In an unpublished decision, the Second Appellate District explores the litigation privilege in the context of an unusual appellate reversal of an unlawful detainer judgment.
An unlawful detainer judgment has two parts – possession of the property and incidental monetary damages. Generally, the service of a termination notice, the filing of an unlawful detainer action an even the enforcement of the judgment and other post-judgment activities are all protected by the litigation privilege (Cal. Civ., §47) from being the subject of subsequent lawsuits. (You generally cannot sue someone for suing you.)
One basis for terminating a tenancy under California law is that the tenant is engaging in illegal activity. However, the illegal activity must have some connection to the use of the property. (For instance, a tenant probably cannot be evicted for embezzling or robbing a liquor store, but they could be evicted for selling illegal drugs or discharging a firearm from within an apartment.)
In Doll v. Ghaffari, the tenant was subletting her apartment at a profit, in violation of a Santa Monica rent ordinance provision concerning maximum allowable rent for subtenants. However, to terminate a tenancy for illegal use, the Santa Monica rent ordinance adds an additional requirement that a tenant must actually be criminally convicted of the violation before a landlord can bring an unlawful detainer action. (While it is generally understood that cities can monitor the bases for evictions, the court suggested that the “conviction requirement” may be an impermissible prerequisite to an unlawful detainer in violation of Birkenfeld v. City of Berkeley (1976) 17 Cal.3d 129.)
The landlord, Ghaffari, prosecuted an unlawful detainer based on illegal short-term rental use and won at the trial level. Ghaffari thereafter enforced the unlawful detainer judgment and recovered possession, eventually auctioning Doll’s personal property that was left behind. Doll appealed and the judgment was reversed, but she was not restored to possession under Cal. Code Civ. Proc., §908, upon a finding of unclean hands.
Doll then sued for, among other things, breach of contract, wrongful eviction/trespass and elder abuse for the selling of her property, prevailing on her claims for breach of contract, wrongful eviction, elder abuse, etc.
On appeal, the court found that the landlord’s activities in terminating the tenancy, recovering possession of the apartment and even in selling the property, post-judgment, were all covered by the litigation privilege, citing to Feldman v. 1100 Park Lane Associates (2008) 160 Cal.App.4th 1467, Action Apartment Assn. v. City of Santa Monica (2007) 41 Cal.4th 1232 and Rusheen v. Cohen (2006) 37 Cal.4th 1048. It therefore reversed the verdict as to the claims based on dispossession and the selling of her personal property.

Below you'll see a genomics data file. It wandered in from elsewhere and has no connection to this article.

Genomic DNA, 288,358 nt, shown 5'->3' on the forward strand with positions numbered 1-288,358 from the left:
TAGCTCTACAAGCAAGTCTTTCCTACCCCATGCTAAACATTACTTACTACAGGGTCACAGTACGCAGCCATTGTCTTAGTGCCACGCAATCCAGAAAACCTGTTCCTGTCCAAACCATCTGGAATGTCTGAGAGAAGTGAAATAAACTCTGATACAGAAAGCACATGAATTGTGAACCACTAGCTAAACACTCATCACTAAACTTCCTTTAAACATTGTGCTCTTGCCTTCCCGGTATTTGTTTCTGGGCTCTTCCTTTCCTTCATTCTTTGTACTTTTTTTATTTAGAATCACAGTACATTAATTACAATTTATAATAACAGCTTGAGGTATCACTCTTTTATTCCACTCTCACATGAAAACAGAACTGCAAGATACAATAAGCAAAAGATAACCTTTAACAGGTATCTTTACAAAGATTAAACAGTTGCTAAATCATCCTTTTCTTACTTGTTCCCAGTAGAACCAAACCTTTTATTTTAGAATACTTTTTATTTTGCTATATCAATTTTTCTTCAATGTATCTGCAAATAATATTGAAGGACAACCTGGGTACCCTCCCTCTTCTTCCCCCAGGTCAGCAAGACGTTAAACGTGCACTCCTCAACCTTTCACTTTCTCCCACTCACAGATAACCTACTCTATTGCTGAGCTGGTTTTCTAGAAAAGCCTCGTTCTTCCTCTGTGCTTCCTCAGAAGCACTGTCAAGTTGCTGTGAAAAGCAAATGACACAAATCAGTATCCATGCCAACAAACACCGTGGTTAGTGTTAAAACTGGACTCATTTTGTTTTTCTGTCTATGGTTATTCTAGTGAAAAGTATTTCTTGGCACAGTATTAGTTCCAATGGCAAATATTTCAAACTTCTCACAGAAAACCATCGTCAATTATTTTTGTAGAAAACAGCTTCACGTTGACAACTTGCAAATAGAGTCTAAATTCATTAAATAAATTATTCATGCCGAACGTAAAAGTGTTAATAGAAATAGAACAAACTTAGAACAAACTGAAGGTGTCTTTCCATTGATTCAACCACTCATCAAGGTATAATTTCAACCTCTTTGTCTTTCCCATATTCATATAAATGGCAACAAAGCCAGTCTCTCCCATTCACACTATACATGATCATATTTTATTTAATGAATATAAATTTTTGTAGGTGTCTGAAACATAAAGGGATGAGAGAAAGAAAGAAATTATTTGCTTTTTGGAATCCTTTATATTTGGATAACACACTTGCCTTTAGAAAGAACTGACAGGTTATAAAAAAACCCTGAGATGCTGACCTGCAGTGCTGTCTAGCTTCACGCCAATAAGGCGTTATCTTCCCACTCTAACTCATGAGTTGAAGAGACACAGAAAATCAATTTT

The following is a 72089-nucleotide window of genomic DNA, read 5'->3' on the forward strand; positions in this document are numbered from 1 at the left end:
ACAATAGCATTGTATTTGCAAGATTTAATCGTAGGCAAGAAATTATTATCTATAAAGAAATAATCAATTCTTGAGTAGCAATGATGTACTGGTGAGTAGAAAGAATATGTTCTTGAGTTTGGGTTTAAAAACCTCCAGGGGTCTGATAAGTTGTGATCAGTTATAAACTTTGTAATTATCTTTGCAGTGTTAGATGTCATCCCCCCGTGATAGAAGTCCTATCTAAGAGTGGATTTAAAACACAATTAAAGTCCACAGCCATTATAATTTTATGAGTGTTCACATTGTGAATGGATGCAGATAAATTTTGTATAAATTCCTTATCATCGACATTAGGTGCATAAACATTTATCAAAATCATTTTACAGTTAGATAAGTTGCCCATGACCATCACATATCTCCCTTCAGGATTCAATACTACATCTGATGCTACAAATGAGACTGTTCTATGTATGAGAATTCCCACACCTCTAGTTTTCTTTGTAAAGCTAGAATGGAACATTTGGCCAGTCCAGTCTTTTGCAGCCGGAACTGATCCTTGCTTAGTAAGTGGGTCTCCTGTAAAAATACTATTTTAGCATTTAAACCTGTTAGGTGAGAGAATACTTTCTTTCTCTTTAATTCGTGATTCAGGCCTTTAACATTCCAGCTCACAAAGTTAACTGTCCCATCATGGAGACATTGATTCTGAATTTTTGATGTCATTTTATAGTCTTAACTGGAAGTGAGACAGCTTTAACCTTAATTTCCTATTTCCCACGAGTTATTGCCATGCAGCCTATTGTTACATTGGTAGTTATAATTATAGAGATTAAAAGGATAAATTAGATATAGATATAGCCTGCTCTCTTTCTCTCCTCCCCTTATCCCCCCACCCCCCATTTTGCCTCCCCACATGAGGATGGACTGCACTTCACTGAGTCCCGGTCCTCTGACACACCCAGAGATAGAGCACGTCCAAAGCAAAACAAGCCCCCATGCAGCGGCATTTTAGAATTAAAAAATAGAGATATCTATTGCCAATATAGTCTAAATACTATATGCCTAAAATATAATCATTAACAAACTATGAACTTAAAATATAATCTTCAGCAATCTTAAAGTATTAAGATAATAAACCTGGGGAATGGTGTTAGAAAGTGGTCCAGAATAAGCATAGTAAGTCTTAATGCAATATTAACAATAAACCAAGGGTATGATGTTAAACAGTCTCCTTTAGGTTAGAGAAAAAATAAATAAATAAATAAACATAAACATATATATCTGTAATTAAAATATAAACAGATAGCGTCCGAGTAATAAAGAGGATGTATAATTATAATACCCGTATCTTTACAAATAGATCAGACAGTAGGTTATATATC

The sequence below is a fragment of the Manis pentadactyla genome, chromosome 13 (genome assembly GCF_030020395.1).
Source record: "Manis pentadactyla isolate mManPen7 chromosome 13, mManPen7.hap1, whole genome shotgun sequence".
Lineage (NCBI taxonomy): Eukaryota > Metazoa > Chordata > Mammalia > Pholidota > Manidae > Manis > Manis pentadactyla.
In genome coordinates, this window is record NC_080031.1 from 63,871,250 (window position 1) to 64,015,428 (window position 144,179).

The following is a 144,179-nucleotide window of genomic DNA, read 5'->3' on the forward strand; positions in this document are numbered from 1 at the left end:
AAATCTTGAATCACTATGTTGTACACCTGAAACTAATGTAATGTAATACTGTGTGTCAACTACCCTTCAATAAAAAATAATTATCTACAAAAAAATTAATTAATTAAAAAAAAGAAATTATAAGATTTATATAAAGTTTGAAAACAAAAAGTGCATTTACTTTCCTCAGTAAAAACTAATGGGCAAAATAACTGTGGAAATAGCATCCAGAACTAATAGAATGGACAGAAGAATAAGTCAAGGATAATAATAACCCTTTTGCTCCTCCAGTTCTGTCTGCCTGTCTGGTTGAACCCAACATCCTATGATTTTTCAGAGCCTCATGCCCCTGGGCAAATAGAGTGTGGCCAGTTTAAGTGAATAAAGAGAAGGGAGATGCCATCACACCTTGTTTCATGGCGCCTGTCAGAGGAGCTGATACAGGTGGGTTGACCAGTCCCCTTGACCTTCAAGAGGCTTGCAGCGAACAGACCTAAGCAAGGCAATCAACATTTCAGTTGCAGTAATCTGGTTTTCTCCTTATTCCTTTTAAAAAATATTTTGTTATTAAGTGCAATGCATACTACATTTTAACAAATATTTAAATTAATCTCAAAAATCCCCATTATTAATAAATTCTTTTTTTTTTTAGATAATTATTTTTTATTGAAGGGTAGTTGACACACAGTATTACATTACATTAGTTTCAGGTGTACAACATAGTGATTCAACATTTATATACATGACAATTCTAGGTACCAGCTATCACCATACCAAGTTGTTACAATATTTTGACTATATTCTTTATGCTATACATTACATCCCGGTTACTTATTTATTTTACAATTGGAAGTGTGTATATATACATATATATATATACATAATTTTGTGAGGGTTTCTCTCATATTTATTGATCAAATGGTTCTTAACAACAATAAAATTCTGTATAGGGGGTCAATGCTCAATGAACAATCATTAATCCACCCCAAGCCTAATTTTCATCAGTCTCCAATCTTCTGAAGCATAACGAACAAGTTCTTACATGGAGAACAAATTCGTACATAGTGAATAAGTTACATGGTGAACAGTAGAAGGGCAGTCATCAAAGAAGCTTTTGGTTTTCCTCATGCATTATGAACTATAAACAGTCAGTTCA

Doll asserted that the case Chacon v. Litke (2010) 181 Cal.App.4th 1234 stood for the proposition that post-trial enforcement activities are not protected. However, the Court of Appeals noted that Chacon merely stood for the proposition that an unlawful detainer judgment did not forfeit a tenant’s right to reoccupy following a non-fault eviction, where a local rent ordinance reserved a right to reoccupancy.
However, in affirming her contract claims, the court relied on Munoz v. MacMillan (2011) 195 Cal.App.4th 648 to conclude that a tenant may sue on contract claims for a terminated lease agreement, where the unlawful detainer action that terminated the lease is later reversed on appeal. (It noted, however, that Munoz did not reference the litigation privilege or Action Apartments.)
Doll v. Ghaffari provides an interesting review of the duality of the unlawful detainer judgment – as consisting of a right to possession and for incidental money damages – and the duality of a leasehold estate – as consisting of a contractual right and an interest in land – while navigating the litigation privilege. Here, the tenant prevailed on the money damage issue in the underlying unlawful detainer action, while asserting her contract rights under the leasehold, but lost on the issue of her interest in land and being restored to possession. That said, this case is currently unpublished, and, as the court noted, Munoz did not address the litigation privilege (relying, instead, on a case from 1917). So California courts may come to a different conclusion the next time it reviews a similar series of lawsuits.